Rugby Coaching Blog | Professional Rugby Advice & Coaching


Back to blog – and so much coaching to talk about by dancottrell

Been away from the blog for a little while, though not stopped interviewing, writing and producing materials. This month alone I have been putting together articles with Brian Smith, Didier Retiere, Denis Betts, Russell Earnshaw, Tony Hanks, Justin Bishop and Richard Graham. Plus welcomed on board the Rugby Weekly Team two great new grassroots coaches who are coaching tutors and mentors.

Coaching wise I have been working with three teams, all with different cultures, ambitions and outcomes. Plus I have been speaking to lots of you about the ups and downs of coaching.

Look forward to catching with you over the Xmas period and writing about what is happening in the rugby coaching world.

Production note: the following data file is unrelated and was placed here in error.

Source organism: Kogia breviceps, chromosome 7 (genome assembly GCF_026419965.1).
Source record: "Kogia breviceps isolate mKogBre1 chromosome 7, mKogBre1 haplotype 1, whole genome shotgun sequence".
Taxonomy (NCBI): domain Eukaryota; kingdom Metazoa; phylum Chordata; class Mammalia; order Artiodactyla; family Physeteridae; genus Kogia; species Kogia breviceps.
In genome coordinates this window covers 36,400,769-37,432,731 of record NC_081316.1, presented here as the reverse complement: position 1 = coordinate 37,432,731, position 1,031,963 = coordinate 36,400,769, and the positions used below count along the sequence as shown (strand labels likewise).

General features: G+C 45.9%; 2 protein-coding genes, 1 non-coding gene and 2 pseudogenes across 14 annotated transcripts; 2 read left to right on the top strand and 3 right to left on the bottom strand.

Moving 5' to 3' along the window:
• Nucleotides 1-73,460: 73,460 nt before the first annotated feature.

Dan

http://www.betterrugbycoaching.com

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Honest rugby coaches by David Clarke
March 9, 2010, 8:53 am
Filed under: Dan Cottrell, Rugby Team Management | Tags: , , , ,

Dropping a player is never a good feeling.

I was going to say it would be great if we could just say “The team is…” and not have to justify any selections afterwards. Actually, the process of telling a player they are not in the team is a good learning experience for both player and coach.

A dropped player needs to know his worth and the reasons for not playing. You want him to continue to improve, even if you think he will never make the team again. Other players will be so close to selection, they might be playing next week. So not a good time to burn bridges.

From your point of view, you can learn much from the dialogue, about the player and about the team as a whole.

In recent weeks I have been speaking to many top coaches about “selection” and communication. Honesty is one word which keeps being mentioned.

Wasps director of rugby, Tony Hanks, said that it was difficult sometimes to be totally frank with a player, but vital not to be dishonest.

I have had a few very tough selection decisions in recent weeks, with, in some cases, very little to choose between two players who are both on the up and improving all the time.

I enjoy the job, but it can be heartbreaking at times!

Better Rugby Coaching